Scenes From Beckapalooza

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Photo: Nicholas KammAFP/Getty Images

At 9:45 a.m. on Saturday morning, Washington, D.C., was August quiet. Then Glenn Beck's army emerged from the Foggy Bottom Metro station.

The escalators spilled an endless stream of people, packing the sidewalks from the George Washington University Hospital all the way down the Lincoln Memorial, about a mile away. A group of men waved giant, yellow "Don’t Tread on Me" flags. Every 100 feet or so stood vendors hawking lapel and backpack pins that read “NØBAMA” and “We the People: the 9/12 Project." NØBAMA sold briskly.

“I’m here for Glenn Beck,” said many a metro rider as they struck off for the memorial.

Beck, the polarizing Fox News commentator, chose the 47th anniversary of Martin Luther King’s "I Have a Dream" speech to stand where King stood and to host his Restoring Honor rally. It was ostensibly about religious faith and supporting the troops. Beck called the choice of 8/28 unintentional, but “divine providence” nevertheless. Sarah Palin delivered a keynote.

Beck had promised to use this moment “to reclaim the civil rights movement.” prompting a slew of of angry editorials and a counter-march led by Al Sharpton. “What Mr. Beck and Ms. Palin represent is the opposite of what civil rights is about,” Sharpton told CNN. “The civil rights movement of '63 was to come to Washington to ask government to protect citizens, to intervene in our lives. He's coming to tell government to get out of our lives."

Most in the crowd expressed a palpable, if not uniform, anxiety about the state of the union. Dozens hawked self-published books like “The New Democrat, By Dr. Truth,” which had a Sambo-like drawing of President Obama as the Cat in the Hat, and “Government of Deceit: A sobering analysis of Americas Finances, Governance and Society — and how we got here.” They were notably averse to speaking to the press.

“The press hates us, don’t make me look too ugly,” said Jen, a 27-year-old from California in skinny jeans and a “Refounding America” T-shirt who declined to give her last name. She was in town to “stop the country from heading towards becoming a 3rd World Country.”

Wearing a large, rhinestone American Flag pin festooned to her red T-shirt, Shirley Patterson of Chattanooga was accompanied by two busloads of friends. She called herself a “professional protestor,” having been to five other rallies including the 9/12 march, which was also organized by Beck, and the “Code Red" event protesting Obama's health-care reforms. A fan of Beck’s radio program (“I don’t watch TV”), Patterson explained she was a part of those “groups that want to restore the Constitution" and "to get back to the vision of our founding fathers,” especially the nation's “Christian roots.”

And then it was time for Beckapalooza to begin in earnest. “He brings you the truth every day. And now he brings you the opportunity to Restore Honor in America. Ladies and Gentlemen: Glenn Beck!”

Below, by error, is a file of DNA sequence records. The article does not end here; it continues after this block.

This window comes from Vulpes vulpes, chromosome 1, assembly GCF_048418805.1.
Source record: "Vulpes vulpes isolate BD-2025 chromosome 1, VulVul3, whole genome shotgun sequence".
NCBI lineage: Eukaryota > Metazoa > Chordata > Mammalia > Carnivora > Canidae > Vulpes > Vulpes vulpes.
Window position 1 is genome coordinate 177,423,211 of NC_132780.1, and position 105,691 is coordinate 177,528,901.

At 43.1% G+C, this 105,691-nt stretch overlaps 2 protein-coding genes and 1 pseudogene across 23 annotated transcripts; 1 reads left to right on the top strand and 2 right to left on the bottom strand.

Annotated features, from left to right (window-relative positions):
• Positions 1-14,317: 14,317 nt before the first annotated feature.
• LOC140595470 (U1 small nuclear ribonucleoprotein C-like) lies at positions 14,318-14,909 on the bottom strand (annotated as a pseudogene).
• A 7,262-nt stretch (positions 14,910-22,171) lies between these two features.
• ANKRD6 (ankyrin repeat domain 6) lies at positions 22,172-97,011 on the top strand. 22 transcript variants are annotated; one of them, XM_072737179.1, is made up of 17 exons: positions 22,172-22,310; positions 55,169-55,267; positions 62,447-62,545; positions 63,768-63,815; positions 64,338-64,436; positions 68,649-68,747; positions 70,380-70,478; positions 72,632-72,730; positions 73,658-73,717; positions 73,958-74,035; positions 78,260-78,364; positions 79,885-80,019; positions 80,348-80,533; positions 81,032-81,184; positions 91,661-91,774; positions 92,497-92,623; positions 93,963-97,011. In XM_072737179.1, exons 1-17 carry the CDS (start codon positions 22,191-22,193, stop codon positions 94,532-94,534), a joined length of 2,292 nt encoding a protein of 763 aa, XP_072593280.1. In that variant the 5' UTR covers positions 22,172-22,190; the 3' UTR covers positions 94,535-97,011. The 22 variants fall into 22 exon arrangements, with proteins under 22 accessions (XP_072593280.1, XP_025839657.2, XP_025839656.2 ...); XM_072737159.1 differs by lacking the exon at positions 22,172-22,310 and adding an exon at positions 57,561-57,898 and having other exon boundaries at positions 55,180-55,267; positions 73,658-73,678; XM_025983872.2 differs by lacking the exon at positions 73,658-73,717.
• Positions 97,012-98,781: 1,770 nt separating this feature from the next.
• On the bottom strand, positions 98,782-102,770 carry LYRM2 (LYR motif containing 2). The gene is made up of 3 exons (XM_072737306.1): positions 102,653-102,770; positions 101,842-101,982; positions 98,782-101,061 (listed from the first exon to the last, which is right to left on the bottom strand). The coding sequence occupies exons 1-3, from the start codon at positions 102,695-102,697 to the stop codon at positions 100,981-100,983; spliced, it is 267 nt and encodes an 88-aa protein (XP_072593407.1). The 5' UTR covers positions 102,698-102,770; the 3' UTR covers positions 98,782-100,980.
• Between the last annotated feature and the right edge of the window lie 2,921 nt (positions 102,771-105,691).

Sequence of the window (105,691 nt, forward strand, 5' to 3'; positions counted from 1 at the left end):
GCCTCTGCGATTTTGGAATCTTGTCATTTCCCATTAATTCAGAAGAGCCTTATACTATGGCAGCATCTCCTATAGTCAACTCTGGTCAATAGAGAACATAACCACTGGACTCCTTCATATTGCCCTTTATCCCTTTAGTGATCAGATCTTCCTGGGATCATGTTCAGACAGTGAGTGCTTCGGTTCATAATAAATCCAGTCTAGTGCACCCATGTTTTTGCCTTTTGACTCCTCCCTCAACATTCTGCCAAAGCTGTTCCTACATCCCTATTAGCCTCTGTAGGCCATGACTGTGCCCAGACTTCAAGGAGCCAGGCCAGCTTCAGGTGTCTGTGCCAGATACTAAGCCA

“Something beyond imagination is happening. Something that is beyond man is happening. America today begins to turn back to God!” Beck told the cheering crowd, pacing the stage like a preacher at a tent revival. “For too long, this country has wandered in darkness … To restore America and restore honor we have to start at the beginning … when people came together in the spirit of God. …

Palin, in her speech, touted her credentials as a "military mom." Her son, Track, served a year in Iraq.

"I’ve been asked to speak as the mother of a soldier and I am proud of that distinction. Say what you want to say about me, but I raised a combat vet and you can’t take that away from me," she said. "Look around you. You're not alone. You are Americans! You have the same steel spine and moral courage of Washington and Lincoln and Martin Luther King. It is in you. It will sustain you as it sustained them."

On the sidewalk at the Lincoln Memorial stood Al and Ed, brothers who live in southern New Jersey and Georgia, respectively. “Glenn Beck speaks for America,” said Ed. “The Government doesn’t speak for us.” Ed, carrying a massive American flag with thirteen stars and a Roman numeral two in the center of the circle, wore a Virginia Military Institute blue cap and an American-flag T-shirt.

Asked about Martin Luther King Jr., he became animated. “The civil rights movement was unfairly accredited to only one sector of political society,” he said. “It is a color-blind society and we believe in that.” Ed explained that Beck’s decision to host the event on the anniversary of the “I have a Dream” speech was a correction, of sorts, a means of pointing out that all of America had inherited the mantle of King.

“You know why the Roman numeral II?” he asked, rhetorically. “Because this is a Revolutionary flag. And we’re heading towards a second American Revolution. It might be peaceful; it might turn into Vietnam-era style protests. I work for the Department of Defense and if the federal government doesn’t wake up there is going to be a revolt.”

Ed served in the military during the Cold War, stationed in Germany. “We’re a patriotic family,” he said. “My other brother served on a nuclear submarine.”

From the stage, Beck offered “Merit Badges” to three individuals who had served the country in "Faith,” “Honor,” and “Charity.” The day was punctuated with video tributes, references to Dr. Martin Luther King Jr., calls to Jesus, and frequent reminders that Americans are “the greatest people the world has ever known.”